asked whether the Chancellor of the Exchequer was aware that an Act was passed in 1749 authorising the Government to reduce the rate of interest from 4 per cent, to 3½ per cent., and later to 3 per cent.; that a time limit was fixed in the Act for the holders of 4 per cent, stock to subscribe their consent to accept the reduced rate; that an Act was passed in the following year extending the time limit, and giving the Government power to borrow money at the reduced rate of pay off those holders of stock who would not consent; that the scheme was so successful that only £3,000,000 of stock had to be paid off; and that a reduction of the interest on the present War Loan by one per cent, would effect a saving equal to the amount proposed in the Geddes cuts; and whether he is prepared to bring in legislation in this Session on the lines of Pelham's precedent?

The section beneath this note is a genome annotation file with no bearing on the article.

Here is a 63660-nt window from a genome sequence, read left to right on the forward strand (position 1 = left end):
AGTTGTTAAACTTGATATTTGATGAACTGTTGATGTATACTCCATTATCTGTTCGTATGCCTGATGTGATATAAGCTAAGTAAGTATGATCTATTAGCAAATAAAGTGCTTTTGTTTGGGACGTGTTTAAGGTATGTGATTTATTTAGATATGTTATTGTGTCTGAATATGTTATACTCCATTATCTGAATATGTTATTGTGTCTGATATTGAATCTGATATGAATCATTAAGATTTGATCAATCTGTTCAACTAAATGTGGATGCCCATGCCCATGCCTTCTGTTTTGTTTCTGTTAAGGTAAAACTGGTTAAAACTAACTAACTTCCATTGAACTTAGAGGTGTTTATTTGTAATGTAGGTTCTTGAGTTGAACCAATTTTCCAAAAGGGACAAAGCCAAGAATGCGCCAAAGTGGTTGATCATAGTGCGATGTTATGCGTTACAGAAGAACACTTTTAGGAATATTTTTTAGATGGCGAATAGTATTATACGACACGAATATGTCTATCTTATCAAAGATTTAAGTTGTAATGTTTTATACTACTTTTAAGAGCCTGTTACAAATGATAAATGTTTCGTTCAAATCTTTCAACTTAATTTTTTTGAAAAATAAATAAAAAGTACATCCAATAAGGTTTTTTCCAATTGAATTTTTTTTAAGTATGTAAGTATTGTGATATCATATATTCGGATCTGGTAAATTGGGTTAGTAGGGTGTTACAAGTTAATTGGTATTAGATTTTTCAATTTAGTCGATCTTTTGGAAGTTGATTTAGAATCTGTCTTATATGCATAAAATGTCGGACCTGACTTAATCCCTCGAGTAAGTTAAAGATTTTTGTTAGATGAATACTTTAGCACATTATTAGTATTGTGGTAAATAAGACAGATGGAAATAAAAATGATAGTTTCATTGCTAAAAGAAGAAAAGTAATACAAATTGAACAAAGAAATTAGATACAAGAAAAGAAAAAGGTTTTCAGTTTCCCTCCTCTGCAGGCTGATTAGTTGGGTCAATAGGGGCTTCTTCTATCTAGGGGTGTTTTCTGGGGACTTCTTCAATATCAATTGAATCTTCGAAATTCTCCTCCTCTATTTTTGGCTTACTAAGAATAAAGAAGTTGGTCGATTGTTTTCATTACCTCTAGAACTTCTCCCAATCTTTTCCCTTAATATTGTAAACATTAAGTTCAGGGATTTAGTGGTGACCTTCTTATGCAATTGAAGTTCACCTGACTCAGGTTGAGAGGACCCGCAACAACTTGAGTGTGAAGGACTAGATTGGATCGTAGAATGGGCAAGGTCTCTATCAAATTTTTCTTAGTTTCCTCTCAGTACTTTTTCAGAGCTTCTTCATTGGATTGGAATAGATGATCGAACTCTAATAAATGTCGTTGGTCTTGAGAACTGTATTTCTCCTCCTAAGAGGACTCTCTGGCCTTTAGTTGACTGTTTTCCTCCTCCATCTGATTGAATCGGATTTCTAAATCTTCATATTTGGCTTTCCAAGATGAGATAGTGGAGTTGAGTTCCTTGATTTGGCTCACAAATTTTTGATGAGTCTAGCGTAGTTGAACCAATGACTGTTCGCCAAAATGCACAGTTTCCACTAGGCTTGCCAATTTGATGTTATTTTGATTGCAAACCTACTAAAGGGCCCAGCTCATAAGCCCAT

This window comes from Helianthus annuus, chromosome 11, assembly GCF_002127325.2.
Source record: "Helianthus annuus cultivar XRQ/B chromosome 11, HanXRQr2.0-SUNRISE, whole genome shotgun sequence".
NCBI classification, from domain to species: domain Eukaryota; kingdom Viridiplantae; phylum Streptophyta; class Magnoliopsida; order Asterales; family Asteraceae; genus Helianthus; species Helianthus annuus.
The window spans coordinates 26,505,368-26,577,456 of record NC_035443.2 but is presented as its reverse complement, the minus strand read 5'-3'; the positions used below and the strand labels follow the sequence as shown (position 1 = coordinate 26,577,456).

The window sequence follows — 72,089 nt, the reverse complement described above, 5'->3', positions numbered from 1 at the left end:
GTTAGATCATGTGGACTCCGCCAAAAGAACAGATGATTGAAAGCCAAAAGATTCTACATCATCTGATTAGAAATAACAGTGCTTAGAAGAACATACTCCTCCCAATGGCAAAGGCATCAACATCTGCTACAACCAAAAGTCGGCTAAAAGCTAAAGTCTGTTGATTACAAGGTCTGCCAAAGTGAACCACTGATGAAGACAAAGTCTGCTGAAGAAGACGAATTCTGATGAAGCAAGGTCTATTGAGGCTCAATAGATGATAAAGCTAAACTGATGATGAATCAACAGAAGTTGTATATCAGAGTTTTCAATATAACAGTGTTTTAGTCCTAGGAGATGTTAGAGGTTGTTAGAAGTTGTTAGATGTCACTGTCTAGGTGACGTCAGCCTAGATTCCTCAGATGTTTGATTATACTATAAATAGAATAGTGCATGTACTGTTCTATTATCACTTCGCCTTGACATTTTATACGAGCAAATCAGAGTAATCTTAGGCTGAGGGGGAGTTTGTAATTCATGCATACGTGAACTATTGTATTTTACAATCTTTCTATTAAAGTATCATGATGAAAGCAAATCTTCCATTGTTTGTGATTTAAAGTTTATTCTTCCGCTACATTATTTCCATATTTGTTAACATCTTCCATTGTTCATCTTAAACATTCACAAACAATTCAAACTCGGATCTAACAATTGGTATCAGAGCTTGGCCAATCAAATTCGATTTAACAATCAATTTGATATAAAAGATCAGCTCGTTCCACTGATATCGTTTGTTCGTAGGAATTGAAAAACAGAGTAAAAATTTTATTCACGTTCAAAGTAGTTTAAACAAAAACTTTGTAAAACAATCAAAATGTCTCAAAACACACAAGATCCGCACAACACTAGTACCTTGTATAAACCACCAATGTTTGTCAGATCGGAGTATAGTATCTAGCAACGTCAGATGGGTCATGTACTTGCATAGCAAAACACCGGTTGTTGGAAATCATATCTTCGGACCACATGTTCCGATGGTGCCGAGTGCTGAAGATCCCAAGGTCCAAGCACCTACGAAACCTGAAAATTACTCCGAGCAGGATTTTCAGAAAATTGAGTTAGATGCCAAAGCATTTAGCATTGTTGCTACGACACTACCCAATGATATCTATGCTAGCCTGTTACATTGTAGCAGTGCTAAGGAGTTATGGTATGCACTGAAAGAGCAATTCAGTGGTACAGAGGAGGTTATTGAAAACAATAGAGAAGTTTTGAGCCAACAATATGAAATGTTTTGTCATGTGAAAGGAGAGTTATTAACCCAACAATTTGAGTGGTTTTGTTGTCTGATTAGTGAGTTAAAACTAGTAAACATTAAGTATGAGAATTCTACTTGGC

I am fully aware of the conversion scheme to which the hon. Member refers. The advantages of conversion are obvious; but its practicability at any particular moment depends not on Acts of Parliament but on market conditions and on the terms of the contracts made with subscribers to outstanding Government loans.
Considering that the Bank rate has now fallen by 3½ per cent., is the right hon. Gentleman now prepared to put this particular scheme into operation to-day, as it worked so successfully 150 years ago?